Last week we saw how Paul and Barnabas were ‘set aside’ and anointed for their task of bringing the Gospel to the Gentiles. These are Jewish men, stepping outside their comfort zone by even talking to non-Jews. Empowered by the Holy Spirit, they continue on their journey when driven out of Pisidian Antioch. They arrive in Iconium, not quite 100 miles southeast of Antioch, in south central Galatia (now Turkey).
In Acts 14 we hear “Paul and Barnabas went into the Jewish synagogue and spoke in such a way that a great number of both Jews and Greeks became believers.” Just as in other places, this angered the traditional Jewish population, seeking to uphold their ancestral traditions, so they “stirred up the Gentiles and poisoned their minds against the brothers.” However, this doesn’t deter Paul or Barnabas. Instead, “they remained for a long time, speaking boldly for the Lord, who testified to the word of his grace by granting signs and wonders to be done through them.” (Acts 14:1-7)
Only when an “an attempt was made by both Gentiles and Jews, with their rulers, to maltreat them and to stone them” did they leave and travel to Lystra (just a few miles south of Iconium) and on to Derbe (50 or so miles further on) where “they continued proclaiming the good news.”
For devout Jews, the idea of being hailed as gods, was no doubt deeply disturbing. In tearing their clothing, Paul and Barnabas expressed their distaste for the blasphemous idea. Tearing the clothing is a symbol of grief and a reaction to blasphemy. In Matthew 26:65, the “high priest tore his clothes and said, ‘He has spoken blasphemy! Why do we need any more witnesses? Look, now you have heard the blasphemy.’” In 2 Chronicles, “When the king [Josiah] heard the words of the Law, he tore his robes.” Job tears his clothing in grief upon hearing that his children have all died (Job 1:20)
The troublemakers from Antioch and Iconium arrive and incite the crowd who “stoned Paul and dragged him out of the city, supposing that he was dead.” Paul is not dead. “The next day he went on with Barnabas to Derbe.” (Acts 14:19-20)
In Derbe they make many disciples, and then retrace their steps through Lystra back to Antioch. The map at left shows the many miles traveled on this first missionary journey. On the way, they encourage the new converts telling them, “‘It is through many persecutions that we must enter the kingdom of God.’ And after they had appointed elders for them in each church, with prayer and fasting they entrusted them to the Lord in whom they had come to believe.” (Acts 14:22-23)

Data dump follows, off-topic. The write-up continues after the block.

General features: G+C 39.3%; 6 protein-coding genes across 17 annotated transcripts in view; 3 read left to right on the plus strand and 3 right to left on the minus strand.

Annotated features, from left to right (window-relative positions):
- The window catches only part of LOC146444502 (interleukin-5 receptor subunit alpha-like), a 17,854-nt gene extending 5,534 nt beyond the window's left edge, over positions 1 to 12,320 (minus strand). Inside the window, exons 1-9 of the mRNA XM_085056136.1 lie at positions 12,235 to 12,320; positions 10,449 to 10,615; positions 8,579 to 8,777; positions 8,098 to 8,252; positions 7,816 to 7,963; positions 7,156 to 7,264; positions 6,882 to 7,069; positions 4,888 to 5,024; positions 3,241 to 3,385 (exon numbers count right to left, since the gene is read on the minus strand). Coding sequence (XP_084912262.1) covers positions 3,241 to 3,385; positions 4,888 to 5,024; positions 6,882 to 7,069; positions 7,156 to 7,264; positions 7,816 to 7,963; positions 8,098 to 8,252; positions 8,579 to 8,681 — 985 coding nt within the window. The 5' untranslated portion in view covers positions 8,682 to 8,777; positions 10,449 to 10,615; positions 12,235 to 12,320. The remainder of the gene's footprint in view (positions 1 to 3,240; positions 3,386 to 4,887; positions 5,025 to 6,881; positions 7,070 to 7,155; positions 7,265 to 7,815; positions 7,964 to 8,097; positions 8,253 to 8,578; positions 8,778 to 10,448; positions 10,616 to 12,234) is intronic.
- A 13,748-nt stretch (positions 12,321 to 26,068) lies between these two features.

I am always amazed at Paul’s resilience and persistence. It is easy to give up when the “going gets tough.” Certainly, Paul faced much resistance to the message of the Gospel. In several of his epistles, he enumerates beatings, stoning, imprisonment, and other harsh punishments. However, the Holy Spirit and the Risen Lord gave him the courage to continue to preach the Gospel.
Throughout history men and women of faith have persevered in the face of resistance and persecution. We should give thanks for these saints of the church who gave us a legacy of faith and courage for our own lives.
What challenges are you facing in proclaiming your faith today? Look to Paul and others throughout the centuries who stood firm preaching Jesus Christ as Lord of all. Their witness is written in the Bible and in church history for our encouragement. You and I can live as Christian men and women, standing on their shoulders.
Next week we will look at the earliest church council and see that differences of opinion, even within the faith community, are nothing new.